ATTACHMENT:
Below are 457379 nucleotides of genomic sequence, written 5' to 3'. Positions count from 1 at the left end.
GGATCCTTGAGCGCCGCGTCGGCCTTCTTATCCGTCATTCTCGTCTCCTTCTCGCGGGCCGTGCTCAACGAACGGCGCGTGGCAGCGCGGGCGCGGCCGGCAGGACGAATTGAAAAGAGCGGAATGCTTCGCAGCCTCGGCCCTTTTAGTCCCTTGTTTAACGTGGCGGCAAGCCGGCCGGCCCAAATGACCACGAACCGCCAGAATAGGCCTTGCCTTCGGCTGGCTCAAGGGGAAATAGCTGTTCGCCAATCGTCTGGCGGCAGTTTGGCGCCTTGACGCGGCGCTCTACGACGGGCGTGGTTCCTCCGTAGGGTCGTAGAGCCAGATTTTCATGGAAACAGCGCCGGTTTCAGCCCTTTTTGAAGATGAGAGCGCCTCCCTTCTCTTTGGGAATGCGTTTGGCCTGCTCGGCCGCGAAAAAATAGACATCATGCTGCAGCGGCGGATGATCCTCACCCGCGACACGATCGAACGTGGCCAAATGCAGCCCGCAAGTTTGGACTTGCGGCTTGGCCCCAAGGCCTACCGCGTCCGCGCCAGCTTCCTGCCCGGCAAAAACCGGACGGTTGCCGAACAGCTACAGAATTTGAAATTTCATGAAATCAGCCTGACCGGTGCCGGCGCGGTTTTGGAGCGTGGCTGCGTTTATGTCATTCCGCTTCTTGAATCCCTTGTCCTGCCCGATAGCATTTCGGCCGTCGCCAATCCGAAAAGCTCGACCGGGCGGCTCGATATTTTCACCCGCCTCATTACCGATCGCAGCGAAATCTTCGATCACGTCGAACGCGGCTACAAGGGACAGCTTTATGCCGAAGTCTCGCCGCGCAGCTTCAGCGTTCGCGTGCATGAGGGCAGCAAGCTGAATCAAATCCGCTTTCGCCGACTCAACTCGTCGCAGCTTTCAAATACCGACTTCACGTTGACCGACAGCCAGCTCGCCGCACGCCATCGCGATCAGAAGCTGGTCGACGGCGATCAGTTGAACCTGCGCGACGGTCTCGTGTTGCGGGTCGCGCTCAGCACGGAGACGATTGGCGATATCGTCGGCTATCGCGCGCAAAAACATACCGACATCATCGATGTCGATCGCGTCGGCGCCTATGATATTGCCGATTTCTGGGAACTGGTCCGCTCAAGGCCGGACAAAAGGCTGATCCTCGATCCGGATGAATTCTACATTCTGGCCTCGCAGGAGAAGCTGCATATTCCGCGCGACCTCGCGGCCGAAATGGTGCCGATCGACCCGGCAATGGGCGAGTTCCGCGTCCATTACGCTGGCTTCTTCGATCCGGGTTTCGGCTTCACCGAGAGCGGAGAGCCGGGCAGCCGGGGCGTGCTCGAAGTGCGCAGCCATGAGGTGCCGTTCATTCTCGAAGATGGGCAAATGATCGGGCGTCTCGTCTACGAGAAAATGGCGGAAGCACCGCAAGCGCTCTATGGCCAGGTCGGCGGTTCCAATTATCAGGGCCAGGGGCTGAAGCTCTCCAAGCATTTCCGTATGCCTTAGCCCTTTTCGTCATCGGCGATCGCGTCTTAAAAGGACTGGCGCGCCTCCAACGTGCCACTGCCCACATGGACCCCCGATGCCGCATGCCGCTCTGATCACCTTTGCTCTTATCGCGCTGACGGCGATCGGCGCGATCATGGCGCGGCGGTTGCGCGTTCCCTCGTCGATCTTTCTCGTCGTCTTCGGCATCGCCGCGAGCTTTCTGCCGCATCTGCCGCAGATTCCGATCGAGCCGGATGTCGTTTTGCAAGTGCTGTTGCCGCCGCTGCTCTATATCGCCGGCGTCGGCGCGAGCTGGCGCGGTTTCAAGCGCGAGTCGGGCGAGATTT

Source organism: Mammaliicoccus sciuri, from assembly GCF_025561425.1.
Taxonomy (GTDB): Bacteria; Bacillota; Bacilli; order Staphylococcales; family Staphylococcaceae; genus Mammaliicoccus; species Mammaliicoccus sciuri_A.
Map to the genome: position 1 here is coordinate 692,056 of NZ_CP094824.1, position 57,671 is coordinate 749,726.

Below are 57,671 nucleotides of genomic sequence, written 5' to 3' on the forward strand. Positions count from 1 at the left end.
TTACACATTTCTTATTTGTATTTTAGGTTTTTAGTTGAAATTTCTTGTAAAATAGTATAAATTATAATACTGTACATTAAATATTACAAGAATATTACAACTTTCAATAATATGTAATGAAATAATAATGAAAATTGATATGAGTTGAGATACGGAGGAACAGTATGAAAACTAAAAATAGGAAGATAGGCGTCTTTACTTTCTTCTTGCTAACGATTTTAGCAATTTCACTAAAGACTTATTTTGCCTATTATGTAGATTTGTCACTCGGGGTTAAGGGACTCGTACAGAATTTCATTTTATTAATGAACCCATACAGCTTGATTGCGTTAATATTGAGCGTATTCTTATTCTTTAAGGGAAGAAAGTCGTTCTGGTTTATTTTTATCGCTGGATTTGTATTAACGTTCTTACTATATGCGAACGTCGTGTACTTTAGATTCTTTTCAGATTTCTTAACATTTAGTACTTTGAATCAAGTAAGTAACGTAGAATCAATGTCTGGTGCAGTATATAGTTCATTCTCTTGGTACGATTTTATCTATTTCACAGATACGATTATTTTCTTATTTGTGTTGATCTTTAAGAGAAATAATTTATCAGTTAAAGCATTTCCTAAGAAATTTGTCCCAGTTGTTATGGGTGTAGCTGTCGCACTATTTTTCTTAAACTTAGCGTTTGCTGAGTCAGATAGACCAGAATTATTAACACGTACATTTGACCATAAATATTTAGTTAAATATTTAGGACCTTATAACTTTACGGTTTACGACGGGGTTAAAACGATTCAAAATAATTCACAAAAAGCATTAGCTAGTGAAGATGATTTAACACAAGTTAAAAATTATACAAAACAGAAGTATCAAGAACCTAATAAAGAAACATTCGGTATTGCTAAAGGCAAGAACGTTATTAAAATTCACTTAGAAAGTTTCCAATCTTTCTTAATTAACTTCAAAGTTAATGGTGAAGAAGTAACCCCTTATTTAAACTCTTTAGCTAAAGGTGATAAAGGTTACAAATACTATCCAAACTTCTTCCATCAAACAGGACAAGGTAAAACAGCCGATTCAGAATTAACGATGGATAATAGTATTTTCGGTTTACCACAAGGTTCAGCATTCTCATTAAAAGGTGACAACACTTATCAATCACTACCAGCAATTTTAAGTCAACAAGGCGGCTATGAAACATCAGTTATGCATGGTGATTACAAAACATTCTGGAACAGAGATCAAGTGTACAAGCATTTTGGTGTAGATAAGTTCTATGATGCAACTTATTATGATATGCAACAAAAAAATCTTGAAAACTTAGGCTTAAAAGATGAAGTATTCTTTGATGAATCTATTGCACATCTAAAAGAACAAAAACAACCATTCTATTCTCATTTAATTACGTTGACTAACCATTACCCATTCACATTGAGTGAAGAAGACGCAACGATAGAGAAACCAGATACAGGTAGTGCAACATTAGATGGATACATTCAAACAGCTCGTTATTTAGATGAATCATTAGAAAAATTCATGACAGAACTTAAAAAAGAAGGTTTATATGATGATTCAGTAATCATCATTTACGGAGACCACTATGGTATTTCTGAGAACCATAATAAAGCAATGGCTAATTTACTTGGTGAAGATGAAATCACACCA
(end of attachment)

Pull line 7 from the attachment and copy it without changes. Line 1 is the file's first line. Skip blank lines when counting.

TTACACATTTCTTATTTGTATTTTAGGTTTTTAGTTGAAATTTCTTGTAAAATAGTATAAATTATAATACTGTACATTAAATATTACAAGAATATTACAACTTTCAATAATATGTAATGAAATAATAATGAAAATTGATATGAGTTGAGATACGGAGGAACAGTATGAAAACTAAAAATAGGAAGATAGGCGTCTTTACTTTCTTCTTGCTAACGATTTTAGCAATTTCACTAAAGACTTATTTTGCCTATTATGTAGATTTGTCACTCGGGGTTAAGGGACTCGTACAGAATTTCATTTTATTAATGAACCCATACAGCTTGATTGCGTTAATATTGAGCGTATTCTTATTCTTTAAGGGAAGAAAGTCGTTCTGGTTTATTTTTATCGCTGGATTTGTATTAACGTTCTTACTATATGCGAACGTCGTGTACTTTAGATTCTTTTCAGATTTCTTAACATTTAGTACTTTGAATCAAGTAAGTAACGTAGAATCAATGTCTGGTGCAGTATATAGTTCATTCTCTTGGTACGATTTTATCTATTTCACAGATACGATTATTTTCTTATTTGTGTTGATCTTTAAGAGAAATAATTTATCAGTTAAAGCATTTCCTAAGAAATTTGTCCCAGTTGTTATGGGTGTAGCTGTCGCACTATTTTTCTTAAACTTAGCGTTTGCTGAGTCAGATAGACCAGAATTATTAACACGTACATTTGACCATAAATATTTAGTTAAATATTTAGGACCTTATAACTTTACGGTTTACGACGGGGTTAAAACGATTCAAAATAATTCACAAAAAGCATTAGCTAGTGAAGATGATTTAACACAAGTTAAAAATTATACAAAACAGAAGTATCAAGAACCTAATAAAGAAACATTCGGTATTGCTAAAGGCAAGAACGTTATTAAAATTCACTTAGAAAGTTTCCAATCTTTCTTAATTAACTTCAAAGTTAATGGTGAAGAAGTAACCCCTTATTTAAACTCTTTAGCTAAAGGTGATAAAGGTTACAAATACTATCCAAACTTCTTCCATCAAACAGGACAAGGTAAAACAGCCGATTCAGAATTAACGATGGATAATAGTATTTTCGGTTTACCACAAGGTTCAGCATTCTCATTAAAAGGTGACAACACTTATCAATCACTACCAGCAATTTTAAGTCAACAAGGCGGCTATGAAACATCAGTTATGCATGGTGATTACAAAACATTCTGGAACAGAGATCAAGTGTACAAGCATTTTGGTGTAGATAAGTTCTATGATGCAACTTATTATGATATGCAACAAAAAAATCTTGAAAACTTAGGCTTAAAAGATGAAGTATTCTTTGATGAATCTATTGCACATCTAAAAGAACAAAAACAACCATTCTATTCTCATTTAATTACGTTGACTAACCATTACCCATTCACATTGAGTGAAGAAGACGCAACGATAGAGAAACCAGATACAGGTAGTGCAACATTAGATGGATACATTCAAACAGCTCGTTATTTAGATGAATCATTAGAAAAATTCATGACAGAACTTAAAAAAGAAGGTTTATATGATGATTCAGTAATCATCATTTACGGAGACCACTATGGTATTTCTGAGAACCATAATAAAGCAATGGCTAATTTACTTGGTGAAGATGAAATCACACCA